A transcript of the video is available at http://downsyndrome.nichd.nih.gov/Pages/transcript_ds_consortium_welcome.aspx.
In addition to self advocates, who provide a first-hand perspective on syndrome-related issues, the Down Syndrome Consortium includes the following members:
National Institutes of Health (NIH) Down Syndrome Working Group
Melissa Parisi, M.D., Ph.D., NICHD Intellectual and Developmental Disabilities Branch Chief, serves as the chair of the Consortium. Lisa Kaeser, J.D., Director of the NICHD Office of Legislation and Public Policy, is the executive secretary of the Consortium.
In early 2006, the NIH Director asked the NICHD to lead the formation of a Down Syndrome Working Group that would include scientists from across the NIH. The Working Group was charged with coordinating ongoing research already supported by the NIH related to Down syndrome, and to enhance new, NIH-supported research efforts.
The Working Group, with input from the outside scientific and family communities and at the request of Congress, created the NIH Research Plan on Down Syndrome in 2007 to focus on genetic and neurobiological research relating to the cognitive dysfunction and the progressive late-life dementia associated with the condition. The plan aimed to build upon ongoing NIH-supported research on Down syndrome, reflect the changing lives of the individuals and families affected, and take advantage of emerging scientific opportunities.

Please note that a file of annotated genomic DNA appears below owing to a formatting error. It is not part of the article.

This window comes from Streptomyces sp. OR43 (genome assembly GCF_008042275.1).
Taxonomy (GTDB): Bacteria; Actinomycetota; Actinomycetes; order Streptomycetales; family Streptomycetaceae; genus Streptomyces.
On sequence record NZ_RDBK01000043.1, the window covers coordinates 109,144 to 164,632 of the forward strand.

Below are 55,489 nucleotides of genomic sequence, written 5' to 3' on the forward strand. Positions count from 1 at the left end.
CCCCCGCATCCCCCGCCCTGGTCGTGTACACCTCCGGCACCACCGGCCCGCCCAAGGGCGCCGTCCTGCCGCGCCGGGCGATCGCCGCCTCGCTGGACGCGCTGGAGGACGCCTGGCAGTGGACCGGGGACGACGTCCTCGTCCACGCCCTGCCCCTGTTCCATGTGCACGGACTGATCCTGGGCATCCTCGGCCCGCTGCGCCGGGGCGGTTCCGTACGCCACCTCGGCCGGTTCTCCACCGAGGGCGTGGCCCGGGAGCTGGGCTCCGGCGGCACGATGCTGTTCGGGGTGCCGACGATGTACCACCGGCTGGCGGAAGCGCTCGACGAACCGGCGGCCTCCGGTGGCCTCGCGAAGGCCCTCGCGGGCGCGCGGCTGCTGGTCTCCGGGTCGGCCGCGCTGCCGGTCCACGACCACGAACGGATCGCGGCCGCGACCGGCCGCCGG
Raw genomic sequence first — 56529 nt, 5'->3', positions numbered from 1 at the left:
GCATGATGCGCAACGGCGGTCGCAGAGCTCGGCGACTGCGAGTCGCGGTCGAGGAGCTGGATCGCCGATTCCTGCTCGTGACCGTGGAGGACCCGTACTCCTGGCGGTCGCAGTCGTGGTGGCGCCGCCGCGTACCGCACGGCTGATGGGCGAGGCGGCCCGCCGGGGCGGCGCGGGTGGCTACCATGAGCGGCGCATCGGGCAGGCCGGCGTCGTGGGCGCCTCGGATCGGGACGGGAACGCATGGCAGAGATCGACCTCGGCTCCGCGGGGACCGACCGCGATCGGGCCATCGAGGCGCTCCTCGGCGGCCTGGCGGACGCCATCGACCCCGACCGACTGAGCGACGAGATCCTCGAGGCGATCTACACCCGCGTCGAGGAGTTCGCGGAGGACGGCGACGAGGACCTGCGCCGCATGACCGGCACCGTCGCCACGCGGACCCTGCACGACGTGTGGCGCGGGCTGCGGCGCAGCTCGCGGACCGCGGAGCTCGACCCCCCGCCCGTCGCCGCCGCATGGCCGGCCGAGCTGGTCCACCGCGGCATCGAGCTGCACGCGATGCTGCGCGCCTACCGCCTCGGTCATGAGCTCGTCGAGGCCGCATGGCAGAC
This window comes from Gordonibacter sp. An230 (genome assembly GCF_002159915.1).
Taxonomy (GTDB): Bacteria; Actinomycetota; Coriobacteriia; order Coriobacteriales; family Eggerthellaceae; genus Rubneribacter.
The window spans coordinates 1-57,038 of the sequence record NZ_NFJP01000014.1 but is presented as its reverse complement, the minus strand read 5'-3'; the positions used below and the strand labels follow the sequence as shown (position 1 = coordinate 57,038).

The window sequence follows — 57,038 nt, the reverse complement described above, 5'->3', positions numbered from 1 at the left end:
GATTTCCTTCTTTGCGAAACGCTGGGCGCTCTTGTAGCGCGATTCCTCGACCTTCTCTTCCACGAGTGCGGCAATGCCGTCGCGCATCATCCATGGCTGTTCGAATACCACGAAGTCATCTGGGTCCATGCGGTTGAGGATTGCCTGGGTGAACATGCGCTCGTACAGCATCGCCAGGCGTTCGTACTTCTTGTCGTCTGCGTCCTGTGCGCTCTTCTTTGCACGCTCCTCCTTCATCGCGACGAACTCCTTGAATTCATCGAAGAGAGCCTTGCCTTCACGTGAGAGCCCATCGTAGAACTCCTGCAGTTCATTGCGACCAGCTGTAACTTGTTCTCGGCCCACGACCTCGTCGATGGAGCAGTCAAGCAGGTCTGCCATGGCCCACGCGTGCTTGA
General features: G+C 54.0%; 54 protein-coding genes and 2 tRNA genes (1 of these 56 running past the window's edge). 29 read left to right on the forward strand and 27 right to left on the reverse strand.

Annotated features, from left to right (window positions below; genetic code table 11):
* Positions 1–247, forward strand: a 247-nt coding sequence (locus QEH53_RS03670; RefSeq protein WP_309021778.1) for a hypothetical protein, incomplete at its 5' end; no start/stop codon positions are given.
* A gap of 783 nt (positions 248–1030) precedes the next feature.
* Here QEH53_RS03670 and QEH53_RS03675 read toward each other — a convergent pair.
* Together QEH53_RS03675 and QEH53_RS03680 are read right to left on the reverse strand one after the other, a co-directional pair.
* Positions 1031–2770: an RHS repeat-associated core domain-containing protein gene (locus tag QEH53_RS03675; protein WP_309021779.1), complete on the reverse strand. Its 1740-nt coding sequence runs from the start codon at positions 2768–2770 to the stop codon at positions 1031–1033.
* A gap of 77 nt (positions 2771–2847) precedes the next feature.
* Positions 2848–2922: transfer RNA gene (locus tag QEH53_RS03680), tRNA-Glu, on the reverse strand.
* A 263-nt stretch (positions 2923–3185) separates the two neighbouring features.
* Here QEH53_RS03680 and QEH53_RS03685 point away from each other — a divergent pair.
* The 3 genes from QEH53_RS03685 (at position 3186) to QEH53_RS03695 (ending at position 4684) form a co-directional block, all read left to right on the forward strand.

After several years of working with scientific and family communities to achieve the various goals of the plan, the NIH created the Down Syndrome Consortium to foster communication and idea-sharing among the NIH, individuals with Down syndrome and their families, national organizations interested in Down syndrome, and pediatric and other organizations.
The Consortium meets two to three times each year to discuss research findings, potential collaborations, and progress in achieving the goals described in the NIH Research Plan. The Consortium members will be actively involved in evaluating and revising the NIH Research Plan later in 2013.
In addition, the NICHD is leading the effort to establish DS-Connect®: The Down Syndrome Registry to facilitate contacts and information sharing among families, patients, researchers and parent groups. Consortium members will be actively involved in outreach efforts to the Down syndrome community to encourage families to sign up for DS-Connect®: The Down Syndrome Registry.